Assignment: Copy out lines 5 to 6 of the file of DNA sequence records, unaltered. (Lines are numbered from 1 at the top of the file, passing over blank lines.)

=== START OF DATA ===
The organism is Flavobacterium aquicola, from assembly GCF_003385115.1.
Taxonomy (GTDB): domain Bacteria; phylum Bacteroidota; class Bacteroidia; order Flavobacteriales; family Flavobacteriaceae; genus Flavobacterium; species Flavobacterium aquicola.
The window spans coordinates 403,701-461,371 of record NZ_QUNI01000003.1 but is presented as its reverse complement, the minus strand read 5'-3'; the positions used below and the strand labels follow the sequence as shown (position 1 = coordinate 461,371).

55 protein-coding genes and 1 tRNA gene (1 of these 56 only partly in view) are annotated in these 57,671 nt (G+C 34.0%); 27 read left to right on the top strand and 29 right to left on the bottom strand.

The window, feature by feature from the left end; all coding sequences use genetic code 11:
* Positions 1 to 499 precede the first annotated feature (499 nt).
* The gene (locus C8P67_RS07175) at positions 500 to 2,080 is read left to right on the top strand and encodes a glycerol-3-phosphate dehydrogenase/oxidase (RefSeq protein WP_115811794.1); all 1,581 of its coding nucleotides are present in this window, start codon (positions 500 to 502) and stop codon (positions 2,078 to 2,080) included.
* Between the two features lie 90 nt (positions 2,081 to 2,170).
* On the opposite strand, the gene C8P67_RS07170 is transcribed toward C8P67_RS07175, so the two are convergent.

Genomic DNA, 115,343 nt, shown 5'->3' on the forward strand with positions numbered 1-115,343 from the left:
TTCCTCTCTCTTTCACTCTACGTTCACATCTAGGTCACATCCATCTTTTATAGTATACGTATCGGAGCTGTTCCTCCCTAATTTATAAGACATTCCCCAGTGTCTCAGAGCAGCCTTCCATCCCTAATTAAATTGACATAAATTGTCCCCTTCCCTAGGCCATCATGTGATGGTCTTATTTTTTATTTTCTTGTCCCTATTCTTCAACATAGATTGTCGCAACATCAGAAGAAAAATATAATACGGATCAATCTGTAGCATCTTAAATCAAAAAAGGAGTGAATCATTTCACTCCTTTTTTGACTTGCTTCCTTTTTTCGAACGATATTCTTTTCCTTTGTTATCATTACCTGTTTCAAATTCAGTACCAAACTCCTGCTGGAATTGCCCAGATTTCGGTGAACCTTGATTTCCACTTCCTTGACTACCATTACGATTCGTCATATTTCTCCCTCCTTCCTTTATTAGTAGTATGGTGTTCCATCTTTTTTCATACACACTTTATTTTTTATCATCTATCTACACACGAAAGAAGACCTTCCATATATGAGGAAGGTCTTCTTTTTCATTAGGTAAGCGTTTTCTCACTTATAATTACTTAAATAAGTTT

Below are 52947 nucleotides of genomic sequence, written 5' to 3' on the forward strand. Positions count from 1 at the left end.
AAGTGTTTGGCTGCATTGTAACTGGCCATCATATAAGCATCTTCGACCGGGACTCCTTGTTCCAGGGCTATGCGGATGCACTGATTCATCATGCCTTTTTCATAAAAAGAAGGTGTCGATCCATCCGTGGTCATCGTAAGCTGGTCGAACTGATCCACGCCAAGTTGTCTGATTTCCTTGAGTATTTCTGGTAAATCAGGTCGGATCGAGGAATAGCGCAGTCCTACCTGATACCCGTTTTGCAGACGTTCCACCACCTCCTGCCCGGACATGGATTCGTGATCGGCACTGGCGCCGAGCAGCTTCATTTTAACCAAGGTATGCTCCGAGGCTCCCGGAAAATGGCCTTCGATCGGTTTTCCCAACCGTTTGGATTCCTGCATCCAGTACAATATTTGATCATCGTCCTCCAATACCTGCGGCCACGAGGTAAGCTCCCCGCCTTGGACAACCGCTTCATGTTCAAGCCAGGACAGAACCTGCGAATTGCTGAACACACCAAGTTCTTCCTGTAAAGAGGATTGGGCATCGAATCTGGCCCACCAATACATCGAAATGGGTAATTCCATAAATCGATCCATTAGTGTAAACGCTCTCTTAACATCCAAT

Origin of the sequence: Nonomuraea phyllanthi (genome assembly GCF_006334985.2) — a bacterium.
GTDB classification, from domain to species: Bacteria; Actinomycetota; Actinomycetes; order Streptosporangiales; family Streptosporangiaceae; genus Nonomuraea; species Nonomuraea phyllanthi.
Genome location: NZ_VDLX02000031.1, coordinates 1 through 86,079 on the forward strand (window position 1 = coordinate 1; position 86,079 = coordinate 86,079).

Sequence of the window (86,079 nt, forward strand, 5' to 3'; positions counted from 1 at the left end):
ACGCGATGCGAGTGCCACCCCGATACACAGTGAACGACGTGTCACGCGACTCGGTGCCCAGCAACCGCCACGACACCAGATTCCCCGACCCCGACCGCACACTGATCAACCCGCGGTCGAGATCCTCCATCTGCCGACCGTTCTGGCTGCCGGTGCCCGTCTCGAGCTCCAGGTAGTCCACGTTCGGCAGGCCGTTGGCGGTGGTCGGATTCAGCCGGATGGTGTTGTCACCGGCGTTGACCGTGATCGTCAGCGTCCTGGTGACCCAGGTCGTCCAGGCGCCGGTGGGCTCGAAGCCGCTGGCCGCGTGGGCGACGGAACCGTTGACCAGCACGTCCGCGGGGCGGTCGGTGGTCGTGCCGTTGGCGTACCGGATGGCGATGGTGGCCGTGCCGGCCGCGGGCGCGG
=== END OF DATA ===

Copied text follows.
The window, feature by feature from the left end; all coding sequences use genetic code 11:
* Positions 1 to 499 precede the first annotated feature (499 nt).